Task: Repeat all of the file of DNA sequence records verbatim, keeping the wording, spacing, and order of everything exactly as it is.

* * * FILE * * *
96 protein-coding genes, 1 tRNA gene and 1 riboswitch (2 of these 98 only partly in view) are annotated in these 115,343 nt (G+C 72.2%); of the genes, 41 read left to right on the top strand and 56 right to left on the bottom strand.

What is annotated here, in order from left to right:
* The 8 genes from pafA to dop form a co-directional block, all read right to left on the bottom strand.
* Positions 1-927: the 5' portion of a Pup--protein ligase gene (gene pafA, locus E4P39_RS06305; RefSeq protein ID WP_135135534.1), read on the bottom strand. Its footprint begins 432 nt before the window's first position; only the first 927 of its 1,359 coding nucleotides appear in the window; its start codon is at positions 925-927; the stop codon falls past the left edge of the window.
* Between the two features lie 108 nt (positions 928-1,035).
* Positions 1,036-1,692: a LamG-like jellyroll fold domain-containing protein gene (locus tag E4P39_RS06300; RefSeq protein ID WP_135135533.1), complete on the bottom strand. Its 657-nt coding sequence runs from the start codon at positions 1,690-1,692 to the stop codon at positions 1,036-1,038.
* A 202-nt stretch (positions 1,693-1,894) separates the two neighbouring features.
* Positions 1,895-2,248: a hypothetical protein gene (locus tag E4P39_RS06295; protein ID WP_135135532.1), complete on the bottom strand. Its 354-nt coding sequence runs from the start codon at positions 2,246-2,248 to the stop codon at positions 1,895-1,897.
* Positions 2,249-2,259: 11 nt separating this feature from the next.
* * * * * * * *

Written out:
96 protein-coding genes, 1 tRNA gene and 1 riboswitch (2 of these 98 only partly in view) are annotated in these 115,343 nt (G+C 72.2%); of the genes, 41 read left to right on the top strand and 56 right to left on the bottom strand.

What is annotated here, in order from left to right:
* The 8 genes from pafA to dop form a co-directional block, all read right to left on the bottom strand.
* Positions 1-927: the 5' portion of a Pup--protein ligase gene (gene pafA, locus E4P39_RS06305; RefSeq protein ID WP_135135534.1), read on the bottom strand. Its footprint begins 432 nt before the window's first position; only the first 927 of its 1,359 coding nucleotides appear in the window; its start codon is at positions 925-927; the stop codon falls past the left edge of the window.
* Between the two features lie 108 nt (positions 928-1,035).
* Positions 1,036-1,692: a LamG-like jellyroll fold domain-containing protein gene (locus tag E4P39_RS06300; RefSeq protein ID WP_135135533.1), complete on the bottom strand. Its 657-nt coding sequence runs from the start codon at positions 1,690-1,692 to the stop codon at positions 1,036-1,038.
* A 202-nt stretch (positions 1,693-1,894) separates the two neighbouring features.
* Positions 1,895-2,248: a hypothetical protein gene (locus tag E4P39_RS06295; protein ID WP_135135532.1), complete on the bottom strand. Its 354-nt coding sequence runs from the start codon at positions 2,246-2,248 to the stop codon at positions 1,895-1,897.
* Positions 2,249-2,259: 11 nt separating this feature from the next.